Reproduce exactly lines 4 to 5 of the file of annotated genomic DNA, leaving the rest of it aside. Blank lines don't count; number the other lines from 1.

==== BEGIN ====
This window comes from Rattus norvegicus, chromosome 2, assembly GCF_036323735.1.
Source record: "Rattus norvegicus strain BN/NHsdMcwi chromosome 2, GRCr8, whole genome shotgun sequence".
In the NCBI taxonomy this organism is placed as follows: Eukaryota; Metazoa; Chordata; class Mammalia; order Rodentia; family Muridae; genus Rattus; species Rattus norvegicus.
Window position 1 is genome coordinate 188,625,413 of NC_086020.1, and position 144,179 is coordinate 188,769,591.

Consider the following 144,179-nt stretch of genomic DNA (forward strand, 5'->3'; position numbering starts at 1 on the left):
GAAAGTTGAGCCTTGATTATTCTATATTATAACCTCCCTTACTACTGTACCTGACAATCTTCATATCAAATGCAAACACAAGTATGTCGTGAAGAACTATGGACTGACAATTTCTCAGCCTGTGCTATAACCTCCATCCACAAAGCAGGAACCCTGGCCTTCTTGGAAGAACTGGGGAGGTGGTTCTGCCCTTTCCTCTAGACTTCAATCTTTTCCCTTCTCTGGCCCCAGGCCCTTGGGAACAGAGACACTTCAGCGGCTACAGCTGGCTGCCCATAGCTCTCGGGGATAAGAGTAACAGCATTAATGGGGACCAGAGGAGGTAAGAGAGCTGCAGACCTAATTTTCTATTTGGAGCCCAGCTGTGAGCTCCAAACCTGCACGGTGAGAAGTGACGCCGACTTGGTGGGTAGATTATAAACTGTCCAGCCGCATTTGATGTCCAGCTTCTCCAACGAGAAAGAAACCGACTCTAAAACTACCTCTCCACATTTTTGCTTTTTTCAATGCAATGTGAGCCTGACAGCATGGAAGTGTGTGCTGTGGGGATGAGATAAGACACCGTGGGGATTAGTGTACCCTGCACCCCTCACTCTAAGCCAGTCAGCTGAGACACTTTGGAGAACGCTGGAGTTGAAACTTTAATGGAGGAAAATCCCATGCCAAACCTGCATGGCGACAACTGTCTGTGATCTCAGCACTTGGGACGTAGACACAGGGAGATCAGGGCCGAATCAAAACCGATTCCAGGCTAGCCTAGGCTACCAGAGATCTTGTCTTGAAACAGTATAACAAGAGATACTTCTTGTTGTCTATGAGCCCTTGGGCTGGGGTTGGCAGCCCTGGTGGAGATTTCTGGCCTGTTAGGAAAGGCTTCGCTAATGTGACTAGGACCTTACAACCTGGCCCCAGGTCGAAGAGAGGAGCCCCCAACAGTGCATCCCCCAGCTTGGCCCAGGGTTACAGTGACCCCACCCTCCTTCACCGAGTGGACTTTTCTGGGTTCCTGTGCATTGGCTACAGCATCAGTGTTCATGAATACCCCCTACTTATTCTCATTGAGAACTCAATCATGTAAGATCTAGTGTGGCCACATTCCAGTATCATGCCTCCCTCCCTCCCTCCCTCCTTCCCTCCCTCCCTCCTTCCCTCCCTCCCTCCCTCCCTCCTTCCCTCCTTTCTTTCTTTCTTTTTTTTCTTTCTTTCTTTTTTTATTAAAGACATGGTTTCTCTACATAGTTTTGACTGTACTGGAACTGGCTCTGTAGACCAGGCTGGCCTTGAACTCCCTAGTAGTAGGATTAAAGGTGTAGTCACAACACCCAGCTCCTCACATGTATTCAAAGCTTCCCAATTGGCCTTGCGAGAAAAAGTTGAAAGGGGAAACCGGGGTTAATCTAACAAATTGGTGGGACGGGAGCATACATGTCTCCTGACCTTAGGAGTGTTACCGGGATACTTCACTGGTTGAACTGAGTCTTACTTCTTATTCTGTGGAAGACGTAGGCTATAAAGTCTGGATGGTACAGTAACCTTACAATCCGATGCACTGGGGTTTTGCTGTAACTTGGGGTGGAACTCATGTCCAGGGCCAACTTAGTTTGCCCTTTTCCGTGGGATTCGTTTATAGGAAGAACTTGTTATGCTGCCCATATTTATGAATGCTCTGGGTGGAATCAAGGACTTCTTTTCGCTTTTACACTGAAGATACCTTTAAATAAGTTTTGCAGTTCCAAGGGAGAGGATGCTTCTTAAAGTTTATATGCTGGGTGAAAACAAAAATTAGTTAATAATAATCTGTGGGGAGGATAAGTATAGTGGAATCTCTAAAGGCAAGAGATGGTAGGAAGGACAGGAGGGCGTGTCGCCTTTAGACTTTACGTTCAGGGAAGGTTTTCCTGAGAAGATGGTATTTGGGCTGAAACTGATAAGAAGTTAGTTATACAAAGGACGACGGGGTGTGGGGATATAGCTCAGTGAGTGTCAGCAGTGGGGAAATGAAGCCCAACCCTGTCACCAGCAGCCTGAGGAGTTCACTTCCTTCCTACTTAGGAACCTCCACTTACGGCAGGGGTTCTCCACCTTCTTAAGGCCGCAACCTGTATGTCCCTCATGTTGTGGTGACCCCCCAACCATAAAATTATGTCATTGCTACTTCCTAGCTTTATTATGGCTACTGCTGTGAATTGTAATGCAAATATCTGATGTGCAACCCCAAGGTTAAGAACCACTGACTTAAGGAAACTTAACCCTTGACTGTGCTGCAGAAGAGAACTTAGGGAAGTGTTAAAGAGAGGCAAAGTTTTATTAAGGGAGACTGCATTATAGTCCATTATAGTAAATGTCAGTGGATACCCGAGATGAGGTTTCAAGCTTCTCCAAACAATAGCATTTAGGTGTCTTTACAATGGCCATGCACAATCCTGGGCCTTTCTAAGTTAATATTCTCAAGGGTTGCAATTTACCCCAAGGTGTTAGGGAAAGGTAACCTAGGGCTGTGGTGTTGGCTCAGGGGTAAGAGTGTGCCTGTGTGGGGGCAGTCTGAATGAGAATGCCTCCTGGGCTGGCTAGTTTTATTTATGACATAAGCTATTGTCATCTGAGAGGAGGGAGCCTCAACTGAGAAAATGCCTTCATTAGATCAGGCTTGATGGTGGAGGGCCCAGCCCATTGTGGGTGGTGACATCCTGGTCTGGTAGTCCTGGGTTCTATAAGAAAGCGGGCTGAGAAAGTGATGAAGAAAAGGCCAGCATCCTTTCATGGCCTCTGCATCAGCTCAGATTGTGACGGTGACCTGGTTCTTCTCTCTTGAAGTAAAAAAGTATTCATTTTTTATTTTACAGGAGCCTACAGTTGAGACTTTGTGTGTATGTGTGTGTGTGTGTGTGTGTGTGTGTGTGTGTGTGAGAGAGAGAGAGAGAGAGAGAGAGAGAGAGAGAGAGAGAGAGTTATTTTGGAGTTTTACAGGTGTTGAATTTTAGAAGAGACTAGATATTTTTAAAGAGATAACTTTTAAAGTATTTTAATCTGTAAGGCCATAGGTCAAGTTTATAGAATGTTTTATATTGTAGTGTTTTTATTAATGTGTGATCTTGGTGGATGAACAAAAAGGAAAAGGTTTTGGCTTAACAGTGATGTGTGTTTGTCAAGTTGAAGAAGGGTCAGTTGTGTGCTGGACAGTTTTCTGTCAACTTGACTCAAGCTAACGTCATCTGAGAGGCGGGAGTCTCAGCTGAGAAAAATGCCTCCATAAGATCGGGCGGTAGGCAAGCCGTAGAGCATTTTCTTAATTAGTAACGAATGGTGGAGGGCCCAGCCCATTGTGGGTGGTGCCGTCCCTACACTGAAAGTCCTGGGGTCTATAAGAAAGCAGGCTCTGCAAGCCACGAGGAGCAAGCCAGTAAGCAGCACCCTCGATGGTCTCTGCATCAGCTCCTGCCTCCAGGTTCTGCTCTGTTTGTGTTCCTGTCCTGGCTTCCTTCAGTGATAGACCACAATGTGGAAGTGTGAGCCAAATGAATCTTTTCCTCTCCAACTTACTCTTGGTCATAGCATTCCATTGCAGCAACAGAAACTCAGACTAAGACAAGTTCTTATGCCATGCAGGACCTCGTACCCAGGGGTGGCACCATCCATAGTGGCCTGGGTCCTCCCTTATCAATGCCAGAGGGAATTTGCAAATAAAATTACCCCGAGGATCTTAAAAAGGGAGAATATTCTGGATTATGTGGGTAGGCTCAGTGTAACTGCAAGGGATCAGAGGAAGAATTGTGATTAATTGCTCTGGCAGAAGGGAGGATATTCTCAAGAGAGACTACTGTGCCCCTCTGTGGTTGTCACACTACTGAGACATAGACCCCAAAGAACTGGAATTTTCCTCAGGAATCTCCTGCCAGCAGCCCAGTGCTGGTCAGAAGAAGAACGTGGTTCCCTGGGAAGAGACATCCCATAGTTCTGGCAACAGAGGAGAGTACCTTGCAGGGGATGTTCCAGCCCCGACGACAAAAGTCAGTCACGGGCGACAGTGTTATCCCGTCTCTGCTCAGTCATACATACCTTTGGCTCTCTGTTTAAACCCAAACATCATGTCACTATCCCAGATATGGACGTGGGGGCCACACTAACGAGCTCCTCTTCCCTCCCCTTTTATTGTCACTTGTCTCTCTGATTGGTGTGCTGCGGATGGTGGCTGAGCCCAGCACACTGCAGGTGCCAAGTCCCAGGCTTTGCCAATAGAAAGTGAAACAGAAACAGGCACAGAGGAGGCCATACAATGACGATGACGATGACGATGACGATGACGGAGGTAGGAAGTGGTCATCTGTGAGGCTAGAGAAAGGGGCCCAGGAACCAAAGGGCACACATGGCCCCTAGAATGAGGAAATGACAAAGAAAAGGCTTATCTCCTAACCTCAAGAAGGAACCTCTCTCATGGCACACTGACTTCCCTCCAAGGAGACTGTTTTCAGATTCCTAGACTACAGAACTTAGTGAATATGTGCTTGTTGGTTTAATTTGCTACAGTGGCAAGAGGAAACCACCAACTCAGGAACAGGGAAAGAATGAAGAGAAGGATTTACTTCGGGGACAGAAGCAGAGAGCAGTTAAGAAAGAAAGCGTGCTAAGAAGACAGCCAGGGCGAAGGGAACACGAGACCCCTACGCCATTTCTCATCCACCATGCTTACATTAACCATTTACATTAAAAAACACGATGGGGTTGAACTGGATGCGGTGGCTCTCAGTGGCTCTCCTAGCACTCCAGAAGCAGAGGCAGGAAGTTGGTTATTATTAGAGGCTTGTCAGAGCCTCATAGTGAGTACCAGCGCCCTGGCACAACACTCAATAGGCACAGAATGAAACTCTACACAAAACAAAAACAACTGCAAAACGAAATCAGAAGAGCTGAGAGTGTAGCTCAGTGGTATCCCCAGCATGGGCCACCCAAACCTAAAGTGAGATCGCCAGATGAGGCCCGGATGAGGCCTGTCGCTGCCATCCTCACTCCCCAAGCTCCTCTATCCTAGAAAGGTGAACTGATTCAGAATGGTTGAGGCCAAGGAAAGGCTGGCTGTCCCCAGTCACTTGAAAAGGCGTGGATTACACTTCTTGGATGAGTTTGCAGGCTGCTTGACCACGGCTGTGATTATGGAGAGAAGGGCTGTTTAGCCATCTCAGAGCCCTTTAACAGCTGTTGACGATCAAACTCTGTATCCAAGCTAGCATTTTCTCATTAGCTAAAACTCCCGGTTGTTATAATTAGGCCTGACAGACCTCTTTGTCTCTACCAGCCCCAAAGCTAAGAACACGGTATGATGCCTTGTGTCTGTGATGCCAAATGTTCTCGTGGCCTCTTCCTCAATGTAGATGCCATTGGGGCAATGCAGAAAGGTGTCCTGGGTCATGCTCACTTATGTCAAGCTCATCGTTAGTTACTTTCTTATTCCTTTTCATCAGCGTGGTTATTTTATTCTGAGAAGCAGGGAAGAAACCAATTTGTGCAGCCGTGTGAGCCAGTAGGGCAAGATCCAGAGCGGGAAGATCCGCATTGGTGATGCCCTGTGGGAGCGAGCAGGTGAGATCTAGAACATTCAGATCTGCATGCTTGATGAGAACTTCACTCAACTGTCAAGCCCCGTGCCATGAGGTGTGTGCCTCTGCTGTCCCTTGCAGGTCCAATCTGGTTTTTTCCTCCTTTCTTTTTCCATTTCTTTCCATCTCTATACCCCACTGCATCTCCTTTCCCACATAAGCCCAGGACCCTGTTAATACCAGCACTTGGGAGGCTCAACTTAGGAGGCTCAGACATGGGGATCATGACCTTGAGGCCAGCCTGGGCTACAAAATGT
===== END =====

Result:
Window position 1 is genome coordinate 188,625,413 of NC_086020.1, and position 144,179 is coordinate 188,769,591.

Consider the following 144,179-nt stretch of genomic DNA (forward strand, 5'->3'; position numbering starts at 1 on the left):